Q3 – Douglas Fairbanks Jr. was a war hero?

True – For his part in planning the amphibious assault on Southern France, Lieutenant Commander Fairbanks was awarded the United States Navy’s Legion of Merit with bronze V (for valor), the Italian War Cross for Military Valor, the French Légion d’honneur, the Croix de guerre with Palm, and the British Distinguished Service Cross. Fairbanks was also awarded the Silver Star for valor displayed while serving on U.S. PT boats. Fairbanks stayed in the US Naval Reserve after the war and ultimately retired as a Captain in 1954.

Q4 – Douglas Fairbanks Jr. was married to Joan Crawford?

True – His first notable relationship was with the actress Joan Crawford, whom he began to date seriously during the filming of Our Modern Maidens. Fairbanks and Crawford married on June 3, 1929 at St. Malachi in New York City. Fairbanks was only 19, and Crawford was four years older.

Q5 – Fairbanks has a star on the Hollywood walk of fame?

False – Fairbanks has three stars on the Hollywood Walk of Fame: one for motion pictures, one for television and, one for radio. In 1969 he was inducted into the Hall of Fame of the International Best Dressed List.

Q6 – Douglas FairBanks Jr. was buried with his dad.

True – On the morning of May 7, 2000, Fairbanks died at the age of 90 of a heart attack and was interred at the Hollywood Forever Cemetery in Hollywood, California, in the same tomb as his father.

There you have it. A short but look at the life and times of one of Hollywood’s best.  If you want to know more about the Fairbanks Family Museum Website.

This Week’s Podcast:

On the podcast this week we have a tribute to Douglas Fairbanks. We also have a listener’s story all the way from Inverness, Scotland. You can listen to this podcast on Thursday at Ron’s Amazing Stories, download it from iTunes, stream it on TuneIn Radio or listen to it on your radio Saturday night at 6pm Eastern time. Check your local listing or find the station closest to you at this link.

The Calendar:

May 04 – Fairbanks Special – (RAS284)
May 11 – Suspense – (RAS285)
May 18 – Three listeners tales revisited – (RAS286)
May 25 – The Horror Express #16
June 01 – (RAS287)

True or False with Louis Armstrong

Time to play America’s favorite game, True or False with Louis Armstrong. How well do you know that great trumpeter and band leader? Is he just another name to you? -or- have you heard those sweet baritone notes before. Well, we are going to take a minute and review some highlights of the man. Are you ready for True or False with Louis Armstrong.

Q1 – Let’s start with some true facts

Louis ArmstrongTrue – Louis Armstrong, nicknamed Satchmo and Pops, was an American jazz musician. Armstrong was a charismatic, innovative performer whose created the artform known as improvised soloing. He was one of the most famous jazz musicians of the 20th century.

Q2 – Louis was a trumpet player

False – Well, it is also true. He first achieved fame as a cornet player, later on switching to trumpet. What is the difference? They both play the same notes and they sound virtually the same. In appearance, the trumpet looks a bit longer and more slender than a cornet. The real difference has to do with the way the tubing of the instrument flares. A cornet is more cone shaped or conical than a trumpet.

Q3 – Louis Armstrong was born on July 4, 1900?

False – Armstrong often stated in public interviews that he was born on July 04, 1900 (Independence Day in the USA), a date that has been noted in many biographies. Although he died in 1971, it wasn’t until the mid-1980s that his true birthdate of August 4th, 1901 was discovered through the examination of baptismal records.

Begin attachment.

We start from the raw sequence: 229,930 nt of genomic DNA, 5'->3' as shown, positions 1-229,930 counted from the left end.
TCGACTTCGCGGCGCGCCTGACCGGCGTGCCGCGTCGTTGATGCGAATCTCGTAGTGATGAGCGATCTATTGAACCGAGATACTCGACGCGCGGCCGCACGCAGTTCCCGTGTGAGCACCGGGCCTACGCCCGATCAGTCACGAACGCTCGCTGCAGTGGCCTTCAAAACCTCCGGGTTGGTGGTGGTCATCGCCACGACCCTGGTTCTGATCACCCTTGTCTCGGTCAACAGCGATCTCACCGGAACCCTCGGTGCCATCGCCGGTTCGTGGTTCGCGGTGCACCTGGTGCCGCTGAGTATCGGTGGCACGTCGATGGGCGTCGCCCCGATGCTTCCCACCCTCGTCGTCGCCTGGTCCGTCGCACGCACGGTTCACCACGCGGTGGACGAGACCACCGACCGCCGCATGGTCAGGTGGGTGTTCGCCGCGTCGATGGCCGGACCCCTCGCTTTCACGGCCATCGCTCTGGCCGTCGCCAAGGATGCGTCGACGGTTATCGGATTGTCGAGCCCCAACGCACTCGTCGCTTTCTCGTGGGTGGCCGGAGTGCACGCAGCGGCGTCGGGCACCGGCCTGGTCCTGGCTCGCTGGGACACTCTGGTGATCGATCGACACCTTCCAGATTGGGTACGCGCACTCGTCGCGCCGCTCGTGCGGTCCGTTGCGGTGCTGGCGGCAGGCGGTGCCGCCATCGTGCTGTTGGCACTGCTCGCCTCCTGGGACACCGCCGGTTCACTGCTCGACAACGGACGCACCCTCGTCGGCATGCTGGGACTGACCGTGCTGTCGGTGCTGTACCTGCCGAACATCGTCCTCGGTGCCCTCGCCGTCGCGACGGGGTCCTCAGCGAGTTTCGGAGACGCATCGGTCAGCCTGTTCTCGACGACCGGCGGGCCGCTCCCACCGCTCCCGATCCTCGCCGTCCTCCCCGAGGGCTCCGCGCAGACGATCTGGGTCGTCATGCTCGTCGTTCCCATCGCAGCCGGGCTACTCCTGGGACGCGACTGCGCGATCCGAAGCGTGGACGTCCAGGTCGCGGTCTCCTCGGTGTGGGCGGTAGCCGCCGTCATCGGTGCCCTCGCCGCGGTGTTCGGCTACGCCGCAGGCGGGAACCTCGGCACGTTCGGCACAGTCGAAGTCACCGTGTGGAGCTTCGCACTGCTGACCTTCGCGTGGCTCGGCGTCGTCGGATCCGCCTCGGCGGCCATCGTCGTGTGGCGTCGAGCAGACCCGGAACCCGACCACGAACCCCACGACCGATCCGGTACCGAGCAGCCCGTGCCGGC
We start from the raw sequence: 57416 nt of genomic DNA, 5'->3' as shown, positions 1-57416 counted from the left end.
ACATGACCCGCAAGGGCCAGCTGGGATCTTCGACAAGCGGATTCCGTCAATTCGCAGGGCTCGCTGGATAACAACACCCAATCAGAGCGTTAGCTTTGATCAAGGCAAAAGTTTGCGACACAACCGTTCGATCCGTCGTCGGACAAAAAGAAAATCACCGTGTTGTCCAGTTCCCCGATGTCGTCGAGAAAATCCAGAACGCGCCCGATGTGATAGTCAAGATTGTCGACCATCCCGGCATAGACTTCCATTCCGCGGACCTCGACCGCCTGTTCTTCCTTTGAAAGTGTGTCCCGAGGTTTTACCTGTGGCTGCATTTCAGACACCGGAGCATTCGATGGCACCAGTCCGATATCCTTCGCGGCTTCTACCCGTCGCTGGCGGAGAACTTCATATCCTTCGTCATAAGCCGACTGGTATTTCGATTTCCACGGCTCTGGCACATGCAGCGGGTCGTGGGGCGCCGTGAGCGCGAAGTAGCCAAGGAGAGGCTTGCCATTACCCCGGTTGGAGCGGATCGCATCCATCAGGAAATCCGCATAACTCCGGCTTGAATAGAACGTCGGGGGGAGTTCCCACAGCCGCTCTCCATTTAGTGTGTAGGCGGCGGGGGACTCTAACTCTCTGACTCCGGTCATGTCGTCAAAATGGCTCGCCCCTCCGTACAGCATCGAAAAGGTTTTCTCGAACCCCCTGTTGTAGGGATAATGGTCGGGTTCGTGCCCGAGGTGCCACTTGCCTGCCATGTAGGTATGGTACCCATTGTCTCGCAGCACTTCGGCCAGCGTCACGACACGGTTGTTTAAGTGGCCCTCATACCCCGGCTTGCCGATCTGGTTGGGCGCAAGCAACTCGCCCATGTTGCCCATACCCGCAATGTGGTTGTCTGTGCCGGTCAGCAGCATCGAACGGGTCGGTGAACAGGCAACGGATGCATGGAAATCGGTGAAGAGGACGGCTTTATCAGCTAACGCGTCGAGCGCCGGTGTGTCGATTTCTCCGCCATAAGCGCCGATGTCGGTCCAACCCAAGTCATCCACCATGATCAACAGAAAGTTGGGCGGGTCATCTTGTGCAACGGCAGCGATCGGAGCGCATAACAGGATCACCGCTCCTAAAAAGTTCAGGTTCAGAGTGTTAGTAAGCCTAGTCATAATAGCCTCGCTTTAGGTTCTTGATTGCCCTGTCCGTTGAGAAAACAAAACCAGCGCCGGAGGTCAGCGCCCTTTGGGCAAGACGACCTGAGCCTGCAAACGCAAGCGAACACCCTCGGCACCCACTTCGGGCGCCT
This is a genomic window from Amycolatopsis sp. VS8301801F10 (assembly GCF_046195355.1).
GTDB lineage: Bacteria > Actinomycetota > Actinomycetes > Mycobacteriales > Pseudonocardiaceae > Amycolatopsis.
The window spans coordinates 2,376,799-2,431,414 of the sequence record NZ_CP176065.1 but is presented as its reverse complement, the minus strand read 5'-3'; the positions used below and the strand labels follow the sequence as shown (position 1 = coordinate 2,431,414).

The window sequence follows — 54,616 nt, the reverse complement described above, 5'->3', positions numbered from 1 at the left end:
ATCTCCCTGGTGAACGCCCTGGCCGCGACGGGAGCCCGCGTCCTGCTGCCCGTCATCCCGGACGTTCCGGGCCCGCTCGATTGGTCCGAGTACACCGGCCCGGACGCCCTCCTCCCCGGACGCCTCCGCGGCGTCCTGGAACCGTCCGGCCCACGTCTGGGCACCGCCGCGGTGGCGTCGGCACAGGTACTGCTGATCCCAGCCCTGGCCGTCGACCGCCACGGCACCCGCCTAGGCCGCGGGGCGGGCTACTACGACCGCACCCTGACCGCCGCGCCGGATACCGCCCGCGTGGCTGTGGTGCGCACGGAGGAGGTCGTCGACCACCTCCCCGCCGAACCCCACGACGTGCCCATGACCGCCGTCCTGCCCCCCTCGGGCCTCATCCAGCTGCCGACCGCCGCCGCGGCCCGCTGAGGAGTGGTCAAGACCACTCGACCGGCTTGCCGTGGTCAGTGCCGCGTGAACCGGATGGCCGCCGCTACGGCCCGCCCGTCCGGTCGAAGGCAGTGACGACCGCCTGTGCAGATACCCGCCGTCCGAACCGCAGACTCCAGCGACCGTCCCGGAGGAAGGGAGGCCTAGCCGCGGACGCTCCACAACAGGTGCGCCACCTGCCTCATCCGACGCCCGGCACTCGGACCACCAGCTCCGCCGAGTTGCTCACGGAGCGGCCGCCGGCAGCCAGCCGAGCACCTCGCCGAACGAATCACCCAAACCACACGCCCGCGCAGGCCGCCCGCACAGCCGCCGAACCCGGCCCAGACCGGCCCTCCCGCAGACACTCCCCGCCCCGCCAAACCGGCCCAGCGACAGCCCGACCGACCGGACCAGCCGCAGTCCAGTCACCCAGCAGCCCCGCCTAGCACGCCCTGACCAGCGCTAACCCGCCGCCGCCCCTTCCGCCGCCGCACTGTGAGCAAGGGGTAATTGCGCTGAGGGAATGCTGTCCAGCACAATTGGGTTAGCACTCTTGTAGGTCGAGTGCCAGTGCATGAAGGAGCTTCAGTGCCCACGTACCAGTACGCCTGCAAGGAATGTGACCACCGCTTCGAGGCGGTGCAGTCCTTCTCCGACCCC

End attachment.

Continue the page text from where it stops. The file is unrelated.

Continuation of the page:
Q3 – Louis learn to play in a band called The Colored Waifs.

False – Armstrong first learned to play in the band of the New Orleans Home for Colored Waifs, where he had been sent multiple times for general delinquency. His big crime? He fired his stepfather’s pistol into the air at a New Year’s Eve celebration. (Police records confirm this).

Q4 – Louis Armstrong was Jewish?

True – His parents abandoned him early on in life and he was raised by the Karnofskys, a Russian-Jewish immigrant family. To express gratitude towards the Karnofskys, Armstrong wore a Star of David pendant for the rest of his life.

Q5 – Louis Armstrong attended the University of New Orleans?

False – Armstrong played on the riverboats of New Orleans with the well-regarded band of Fate Marable which toured on a steamboat up and down the Mississippi River. He described his time with Marable as “going to the University,” since it gave him a much wider experience working with written arrangements.

Q6 – Armstrong owes his success to Joe “King” Oliver.

True –  Joe “King” Oliver was a mentor and father figure to the young musician. In 1919, Joe Oliver resigned his position in Kid Ory’s band, then regarded as the best jazz group in New Orleans, and left town. Armstrong replaced his mentor, playing second trumpet. Louis soon was promoted to first trumpet. The rest is history.

There you have it some facts about the man, the myth, that is Louis Armstrong. I hope you enjoyed this little trip into the past.  You can learn more about his life on his Bio Page on Biography.Com.

This Week’s Podcast:

On the podcast this week we have an eclectic group of stories that should tickle your funnybone, mystify you and make you say “umm what?” You can listen to this podcast this Thursday at Ron’s Amazing Stories, download it from iTunes, stream it on TuneIn Radio or listen on your radio Saturday night at 6pm Eastern time. Check your local listing or find the station closest to you at this link.

The Calendar:

February 23 – Cops and Robbers – (RAS #277)
March 02 – Old Time Horror VI – Replay
March 09 – Tribute to Louis Armstrong (RAS #278)
March 16 – (RAS #279)
March 23 – (RAS #280)
March 30 – The Horror Express #15?